These approaches came as a challenge to some in our community, but we found we had the staunchest of allies. In fact, we had about 140 of them! These allies came in the form of the children, Principal and teaching staff of Geashill National School. 

They’ve been with us right through the 5 years of our implementation of the All Ireland Pollinator Plan; planting a native apple orchard – Úllord na n’Óg; building a Sensory and Pollinator Garden; recording the insect life of the village; constructing a Vertical Herb Garden and even recording the song we adapted with them “Where Have All The Wildflowers Gone”. Children are so open to working with nature and their enthusiasm is infectious. They are our hope for a better future and definitely keep us young. 

Úllord na nÓg Geashill National School

Sensory Garden, Geashill National School

Spring Dandelion campaign

‘Pollinator Promise’ barrels

Perennial Container planting, Geranium Rozanne


To any Tidy Towns group out there who hasn’t yet entered for the Local Authority Pollinator Awards – we say – do it this year! You and your children will benefit. Your village or town as a living organism will benefit and – most important of all – your bees, pollinators and wildlife will reap the rewards of your labour.  Oh – I almost forgot. It will also help you pick up some marks not just in the Nature and Biodiversity category but across the entire application. And –  it’s lots of fun!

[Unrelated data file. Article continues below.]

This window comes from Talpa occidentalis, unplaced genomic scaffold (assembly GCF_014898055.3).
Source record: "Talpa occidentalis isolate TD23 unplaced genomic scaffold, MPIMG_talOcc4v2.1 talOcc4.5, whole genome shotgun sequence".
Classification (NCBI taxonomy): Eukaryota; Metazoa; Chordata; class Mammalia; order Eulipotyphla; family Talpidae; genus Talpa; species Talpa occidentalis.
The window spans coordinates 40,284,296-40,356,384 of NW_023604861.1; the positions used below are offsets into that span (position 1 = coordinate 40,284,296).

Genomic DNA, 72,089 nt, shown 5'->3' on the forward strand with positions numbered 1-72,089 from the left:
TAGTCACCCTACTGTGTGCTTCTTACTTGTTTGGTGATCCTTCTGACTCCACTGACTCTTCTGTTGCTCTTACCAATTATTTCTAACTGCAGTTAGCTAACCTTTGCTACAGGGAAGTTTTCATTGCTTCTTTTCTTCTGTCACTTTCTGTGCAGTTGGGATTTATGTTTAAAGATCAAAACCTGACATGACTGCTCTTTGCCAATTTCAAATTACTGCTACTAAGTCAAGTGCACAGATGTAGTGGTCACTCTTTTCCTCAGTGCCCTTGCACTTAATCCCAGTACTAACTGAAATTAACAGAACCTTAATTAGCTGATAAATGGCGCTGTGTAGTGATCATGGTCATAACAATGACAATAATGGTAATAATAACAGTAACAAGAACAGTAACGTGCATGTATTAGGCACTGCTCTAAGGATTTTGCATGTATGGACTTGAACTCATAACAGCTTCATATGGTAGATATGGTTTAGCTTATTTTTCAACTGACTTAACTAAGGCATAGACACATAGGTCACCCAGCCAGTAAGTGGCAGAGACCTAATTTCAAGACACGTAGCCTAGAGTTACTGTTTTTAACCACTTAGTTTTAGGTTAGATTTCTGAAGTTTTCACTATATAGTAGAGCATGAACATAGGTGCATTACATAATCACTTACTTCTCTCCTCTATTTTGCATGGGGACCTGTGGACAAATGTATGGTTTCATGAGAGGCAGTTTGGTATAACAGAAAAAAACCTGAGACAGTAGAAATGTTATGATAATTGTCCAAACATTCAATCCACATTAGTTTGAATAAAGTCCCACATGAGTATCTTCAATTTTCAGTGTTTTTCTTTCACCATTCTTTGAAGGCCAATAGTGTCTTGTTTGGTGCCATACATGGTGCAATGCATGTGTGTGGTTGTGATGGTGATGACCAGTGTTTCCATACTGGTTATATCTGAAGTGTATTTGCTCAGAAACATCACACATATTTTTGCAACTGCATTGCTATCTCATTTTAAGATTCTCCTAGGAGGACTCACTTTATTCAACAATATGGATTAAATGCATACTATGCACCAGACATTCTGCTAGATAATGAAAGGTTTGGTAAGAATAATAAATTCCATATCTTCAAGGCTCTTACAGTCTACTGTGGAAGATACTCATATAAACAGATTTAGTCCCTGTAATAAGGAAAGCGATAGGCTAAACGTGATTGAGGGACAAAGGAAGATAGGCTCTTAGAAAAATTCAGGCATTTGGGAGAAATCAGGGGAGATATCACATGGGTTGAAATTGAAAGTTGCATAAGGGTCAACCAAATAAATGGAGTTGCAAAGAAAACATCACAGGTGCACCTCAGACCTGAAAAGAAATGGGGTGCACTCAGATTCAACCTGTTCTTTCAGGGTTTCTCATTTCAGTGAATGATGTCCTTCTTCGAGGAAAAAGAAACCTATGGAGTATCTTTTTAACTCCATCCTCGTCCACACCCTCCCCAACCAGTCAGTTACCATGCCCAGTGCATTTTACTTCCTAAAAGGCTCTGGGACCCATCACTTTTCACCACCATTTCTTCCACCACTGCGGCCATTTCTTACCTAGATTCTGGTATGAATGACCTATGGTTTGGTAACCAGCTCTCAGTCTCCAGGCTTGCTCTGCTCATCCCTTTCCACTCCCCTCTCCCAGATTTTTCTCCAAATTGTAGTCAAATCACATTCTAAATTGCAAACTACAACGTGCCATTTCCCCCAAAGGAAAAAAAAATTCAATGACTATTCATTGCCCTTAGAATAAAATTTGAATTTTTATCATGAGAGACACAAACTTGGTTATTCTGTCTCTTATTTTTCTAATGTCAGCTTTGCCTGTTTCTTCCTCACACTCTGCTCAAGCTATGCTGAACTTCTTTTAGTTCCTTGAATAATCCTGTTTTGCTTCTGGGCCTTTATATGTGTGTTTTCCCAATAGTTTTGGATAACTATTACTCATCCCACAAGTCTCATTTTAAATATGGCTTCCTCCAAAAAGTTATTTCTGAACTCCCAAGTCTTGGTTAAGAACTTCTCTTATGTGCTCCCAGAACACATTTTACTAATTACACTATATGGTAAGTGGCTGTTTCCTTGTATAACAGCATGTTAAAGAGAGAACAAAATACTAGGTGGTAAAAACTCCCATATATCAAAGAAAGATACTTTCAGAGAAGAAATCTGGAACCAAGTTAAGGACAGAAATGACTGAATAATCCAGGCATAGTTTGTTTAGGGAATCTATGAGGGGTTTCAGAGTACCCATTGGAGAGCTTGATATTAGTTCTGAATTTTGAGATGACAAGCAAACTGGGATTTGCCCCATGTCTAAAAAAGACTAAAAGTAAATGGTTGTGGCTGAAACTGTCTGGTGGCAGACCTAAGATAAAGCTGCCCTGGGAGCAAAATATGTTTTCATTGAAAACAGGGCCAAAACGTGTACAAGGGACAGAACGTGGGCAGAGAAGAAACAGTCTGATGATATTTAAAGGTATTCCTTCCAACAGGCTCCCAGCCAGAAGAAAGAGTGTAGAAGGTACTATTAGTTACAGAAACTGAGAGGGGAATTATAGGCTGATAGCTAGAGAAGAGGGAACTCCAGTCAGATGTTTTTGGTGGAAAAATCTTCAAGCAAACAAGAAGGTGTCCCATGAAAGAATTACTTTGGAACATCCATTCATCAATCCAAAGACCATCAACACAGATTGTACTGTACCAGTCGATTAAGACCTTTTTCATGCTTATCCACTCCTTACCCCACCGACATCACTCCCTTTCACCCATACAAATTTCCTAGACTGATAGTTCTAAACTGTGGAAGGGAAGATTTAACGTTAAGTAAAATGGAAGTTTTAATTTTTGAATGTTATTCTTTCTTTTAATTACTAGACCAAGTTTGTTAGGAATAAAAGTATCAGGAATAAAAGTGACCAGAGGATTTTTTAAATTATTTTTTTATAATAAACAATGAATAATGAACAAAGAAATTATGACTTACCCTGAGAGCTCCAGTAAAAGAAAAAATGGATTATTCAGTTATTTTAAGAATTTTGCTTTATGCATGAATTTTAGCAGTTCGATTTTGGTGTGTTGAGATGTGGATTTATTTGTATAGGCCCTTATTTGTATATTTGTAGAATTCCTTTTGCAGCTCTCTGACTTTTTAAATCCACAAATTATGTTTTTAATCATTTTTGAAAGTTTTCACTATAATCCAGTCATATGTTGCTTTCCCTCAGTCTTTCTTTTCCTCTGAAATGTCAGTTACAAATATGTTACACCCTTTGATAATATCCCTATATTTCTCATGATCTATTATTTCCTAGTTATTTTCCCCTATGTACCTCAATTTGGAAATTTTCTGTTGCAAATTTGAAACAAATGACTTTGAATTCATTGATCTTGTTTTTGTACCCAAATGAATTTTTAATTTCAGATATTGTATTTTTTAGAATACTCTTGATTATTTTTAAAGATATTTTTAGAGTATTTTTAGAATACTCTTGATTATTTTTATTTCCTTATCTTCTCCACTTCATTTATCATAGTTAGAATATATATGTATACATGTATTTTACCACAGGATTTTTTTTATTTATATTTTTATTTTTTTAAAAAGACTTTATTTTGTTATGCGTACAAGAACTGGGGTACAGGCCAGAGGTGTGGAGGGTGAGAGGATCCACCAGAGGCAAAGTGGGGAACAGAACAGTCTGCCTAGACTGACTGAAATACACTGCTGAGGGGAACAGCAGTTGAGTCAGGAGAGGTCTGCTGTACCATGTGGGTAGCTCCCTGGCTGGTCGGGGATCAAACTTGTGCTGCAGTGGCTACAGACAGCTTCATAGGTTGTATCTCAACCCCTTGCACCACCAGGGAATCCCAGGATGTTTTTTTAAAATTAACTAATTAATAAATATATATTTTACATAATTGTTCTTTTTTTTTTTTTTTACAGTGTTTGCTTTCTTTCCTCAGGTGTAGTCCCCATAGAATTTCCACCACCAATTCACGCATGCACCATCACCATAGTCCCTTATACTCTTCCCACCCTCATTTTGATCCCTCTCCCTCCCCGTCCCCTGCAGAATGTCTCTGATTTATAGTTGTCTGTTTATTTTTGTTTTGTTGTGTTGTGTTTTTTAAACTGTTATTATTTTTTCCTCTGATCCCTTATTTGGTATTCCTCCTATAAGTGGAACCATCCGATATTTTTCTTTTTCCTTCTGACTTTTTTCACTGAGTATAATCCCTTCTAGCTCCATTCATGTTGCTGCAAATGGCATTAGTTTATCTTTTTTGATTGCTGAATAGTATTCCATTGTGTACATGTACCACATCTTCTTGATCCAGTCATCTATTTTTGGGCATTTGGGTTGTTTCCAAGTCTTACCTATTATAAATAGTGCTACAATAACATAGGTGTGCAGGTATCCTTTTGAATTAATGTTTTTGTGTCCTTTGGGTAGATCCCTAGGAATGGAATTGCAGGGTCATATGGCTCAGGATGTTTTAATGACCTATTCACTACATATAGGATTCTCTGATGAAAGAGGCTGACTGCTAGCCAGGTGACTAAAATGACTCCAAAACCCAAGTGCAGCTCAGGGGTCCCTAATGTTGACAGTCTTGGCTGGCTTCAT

Tree-planting at Glebe Walk, Geashill


This article was published in our newsletter on the 2019 Local Authority Pollinator Award.

To read the full newsletter, Click here


This special award in the Tidy Towns competition encourages Tidy Towns groups to implement pollinator-friendly actions in their town or village, and is open to all groups who enter the National Tidy Towns competition. The Local Authority Pollinator Award, now in its fifth year, has generous cash prizes – now totalling €10,000, and applicants have also increased their points in the overall competition through actions taken for pollinators.

Local Authority Heritage Officers and Biodiversity Officers initiated and run the award, in partnership with the All-Ireland Pollinator Plan team at the National Biodiversity Data Centre.

There has been an amazing reaction to this special award since its launch in 2016, and reading about all the achievements and actions taken for pollinators in towns and villages across the country is truly inspirational. Indeed, over 160 individual towns and villages, from every county, have entered the Pollinator Award, and not only that but according to TidyTowns adjudicators upwards of 80% of all 918 TidyTowns groups are implementing actions for pollinators. All entries are filled with wonderful projects, each improving and creating much-needed habitats for pollinating insects and biodiversity generally.



The All-Ireland Pollinator Plan Project Officer position has been funded by SuperValu in 2020.